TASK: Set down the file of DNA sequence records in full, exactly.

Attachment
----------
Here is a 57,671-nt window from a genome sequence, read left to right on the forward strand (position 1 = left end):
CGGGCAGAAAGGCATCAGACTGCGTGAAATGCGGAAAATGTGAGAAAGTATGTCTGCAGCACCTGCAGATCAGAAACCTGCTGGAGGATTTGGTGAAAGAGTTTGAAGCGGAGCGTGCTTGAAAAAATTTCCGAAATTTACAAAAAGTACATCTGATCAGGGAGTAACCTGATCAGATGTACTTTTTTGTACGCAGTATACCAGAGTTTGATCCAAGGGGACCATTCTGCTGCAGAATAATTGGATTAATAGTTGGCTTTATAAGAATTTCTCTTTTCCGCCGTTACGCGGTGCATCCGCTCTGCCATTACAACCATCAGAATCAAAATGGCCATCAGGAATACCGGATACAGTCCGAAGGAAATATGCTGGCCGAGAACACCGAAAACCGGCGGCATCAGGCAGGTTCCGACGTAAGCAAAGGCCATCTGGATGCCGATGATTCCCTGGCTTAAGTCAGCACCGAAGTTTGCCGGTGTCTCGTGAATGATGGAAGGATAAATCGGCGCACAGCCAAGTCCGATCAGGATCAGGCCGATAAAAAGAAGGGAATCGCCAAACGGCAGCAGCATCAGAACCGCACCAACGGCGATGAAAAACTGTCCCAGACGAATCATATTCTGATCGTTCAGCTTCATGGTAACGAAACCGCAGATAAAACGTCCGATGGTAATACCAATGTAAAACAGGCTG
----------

Here is a 57,671-nt window from a genome sequence, read left to right on the forward strand (position 1 = left end):
CGGGCAGAAAGGCATCAGACTGCGTGAAATGCGGAAAATGTGAGAAAGTATGTCTGCAGCACCTGCAGATCAGAAACCTGCTGGAGGATTTGGTGAAAGAGTTTGAAGCGGAGCGTGCTTGAAAAAATTTCCGAAATTTACAAAAAGTACATCTGATCAGGGAGTAACCTGATCAGATGTACTTTTTTGTACGCAGTATACCAGAGTTTGATCCAAGGGGACCATTCTGCTGCAGAATAATTGGATTAATAGTTGGCTTTATAAGAATTTCTCTTTTCCGCCGTTACGCGGTGCATCCGCTCTGCCATTACAACCATCAGAATCAAAATGGCCATCAGGAATACCGGATACAGTCCGAAGGAAATATGCTGGCCGAGAACACCGAAAACCGGCGGCATCAGGCAGGTTCCGACGTAAGCAAAGGCCATCTGGATGCCGATGATTCCCTGGCTTAAGTCAGCACCGAAGTTTGCCGGTGTCTCGTGAATGATGGAAGGATAAATCGGCGCACAGCCAAGTCCGATCAGGATCAGGCCGATAAAAAGAAGGGAATCGCCAAACGGCAGCAGCATCAGAACCGCACCAACGGCGATGAAAAACTGTCCCAGACGAATCATATTCTGATCGTTCAGCTTCATGGTAACGAAACCGCAGATAAAACGTCCGATGGTAATACCAATGTAAAACAGGCTG